Sanders’s political education came in large part during a decade of struggle as a leader of the Liberty Union Party, a progressive third party in Vermont. He ran twice for governor and lost, and twice for the US Senate and lost. In the 1976 gubernatorial election, Sanders gained 6 percent of the vote. It was his best statewide showing.
Earlier this year, Sanders toyed with the idea of entering Vermont’s current governor’s race. Some political observers say that while Sanders has demonstrable support in Burlington, his support cannot be translated into votes statewide, particularly in traditionally conservative rural areas, which make up most of the state.
There is still considerable mistrust between Burlington’s business leaders and the mayor’s office. But Sanders isn’t shying away from his radical label. He stresses that his policies and accomplishments – in the context of running Burlington – have been radical.
”I like the word radical,” the mayor says.
”Because I am a radical.”
”Anytime you do something for the first time, its radical,” Sanders says.
He adds, ”Radical is not only specific ideas and hopes for the future, but it is also trying to respond to the pressures that you are in.”
Bernie – as the mayor is called by friends and foes alike – is on his way to becoming something of a legend here. He is portrayed by those who know him as a political Robin Hood of sorts, who has vowed to do battle against the rich and to give to the poor.
And he is not alone. Since his first election in 1981, six members of Sanders’s Progressive Coalition have won seats on the local 13-member Board of Aldermen. They have organized grass-roots campaigns against both the Democrats and Republicans – and won. The Progressive Coalition is a loose collection of socialists, progressives, independents, renegade Democrats, and neighborhood activists – many of whom, like the mayor himself, migrated to Vermont’s peaceful woods in the late ’60s in an effort to escape the controversy of the Vietnam war and the problems of urban life.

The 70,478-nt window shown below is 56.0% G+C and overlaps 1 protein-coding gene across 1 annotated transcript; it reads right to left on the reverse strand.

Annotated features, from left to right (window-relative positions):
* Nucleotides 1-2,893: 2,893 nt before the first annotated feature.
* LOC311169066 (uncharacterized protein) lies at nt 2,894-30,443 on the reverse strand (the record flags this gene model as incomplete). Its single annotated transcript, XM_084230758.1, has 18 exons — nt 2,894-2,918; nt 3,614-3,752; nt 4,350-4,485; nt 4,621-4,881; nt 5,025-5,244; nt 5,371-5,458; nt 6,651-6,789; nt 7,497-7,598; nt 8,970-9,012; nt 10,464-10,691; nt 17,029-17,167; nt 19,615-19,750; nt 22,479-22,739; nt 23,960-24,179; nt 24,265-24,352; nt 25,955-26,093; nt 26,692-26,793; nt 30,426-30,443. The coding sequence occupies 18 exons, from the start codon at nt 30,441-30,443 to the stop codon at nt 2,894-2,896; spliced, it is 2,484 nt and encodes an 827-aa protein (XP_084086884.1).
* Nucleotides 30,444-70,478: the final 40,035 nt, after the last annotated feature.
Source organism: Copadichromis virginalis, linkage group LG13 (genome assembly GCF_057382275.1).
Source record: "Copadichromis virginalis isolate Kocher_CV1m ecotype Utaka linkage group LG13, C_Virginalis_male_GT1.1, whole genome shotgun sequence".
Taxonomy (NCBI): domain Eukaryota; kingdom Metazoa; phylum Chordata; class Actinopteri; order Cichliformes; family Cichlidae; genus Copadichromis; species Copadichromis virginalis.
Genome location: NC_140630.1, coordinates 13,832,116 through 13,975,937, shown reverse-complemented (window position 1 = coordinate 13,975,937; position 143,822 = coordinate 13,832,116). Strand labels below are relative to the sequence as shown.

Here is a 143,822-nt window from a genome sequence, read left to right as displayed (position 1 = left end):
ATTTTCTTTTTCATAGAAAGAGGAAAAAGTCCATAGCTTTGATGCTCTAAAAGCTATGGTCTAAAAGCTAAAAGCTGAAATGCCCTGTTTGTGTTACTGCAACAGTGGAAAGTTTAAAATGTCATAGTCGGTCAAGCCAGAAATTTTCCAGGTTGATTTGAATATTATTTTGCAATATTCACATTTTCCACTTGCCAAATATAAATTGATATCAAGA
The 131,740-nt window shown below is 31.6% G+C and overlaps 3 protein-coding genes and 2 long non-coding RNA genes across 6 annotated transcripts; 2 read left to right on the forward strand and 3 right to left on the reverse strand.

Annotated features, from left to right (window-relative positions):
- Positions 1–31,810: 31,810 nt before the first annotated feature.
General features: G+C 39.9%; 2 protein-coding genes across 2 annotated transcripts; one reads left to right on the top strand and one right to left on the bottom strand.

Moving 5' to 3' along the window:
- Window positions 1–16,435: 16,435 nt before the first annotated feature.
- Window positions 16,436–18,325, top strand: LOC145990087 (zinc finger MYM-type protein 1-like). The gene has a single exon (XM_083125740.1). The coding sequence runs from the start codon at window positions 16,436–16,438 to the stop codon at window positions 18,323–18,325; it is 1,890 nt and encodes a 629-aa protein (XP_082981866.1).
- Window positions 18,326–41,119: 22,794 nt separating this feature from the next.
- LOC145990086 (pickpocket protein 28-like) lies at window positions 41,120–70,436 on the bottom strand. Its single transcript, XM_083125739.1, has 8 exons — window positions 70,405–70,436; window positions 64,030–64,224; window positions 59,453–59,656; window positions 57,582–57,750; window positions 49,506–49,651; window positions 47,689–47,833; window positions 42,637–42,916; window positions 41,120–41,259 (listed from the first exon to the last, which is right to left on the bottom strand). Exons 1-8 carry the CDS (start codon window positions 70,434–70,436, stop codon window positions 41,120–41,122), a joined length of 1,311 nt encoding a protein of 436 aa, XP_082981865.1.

Later this month, the coalition may, for the first time, gain a majority position on the Board of Aldermen with seven seats. If the coalition’s candidate defeats his Democratic challenger in Ward 5 in a special May 15 election, Mayor Sanders’s power to bring change to Burlington may greatly increase.
What will that mean for Burlington?
No one is sure. According to political observers, the Ward 5 race is too close to call.
”What will happen, obviously, (is that) we’ll be able to move in to more quickly implement some of what we want,” Sanders says.
High on the mayor’s agenda is finding progressive alternatives to property taxes.
The mayor’s first effort in this regard has come in the form of a new city ordinance requiring utility companies doing excavation work in city streets to pay an excavation ”fee” of $10.30 per square foot of road dug up. The telephone company, gas company, and local cable television company have taken the city to court, charging that the measure is unconstitutional.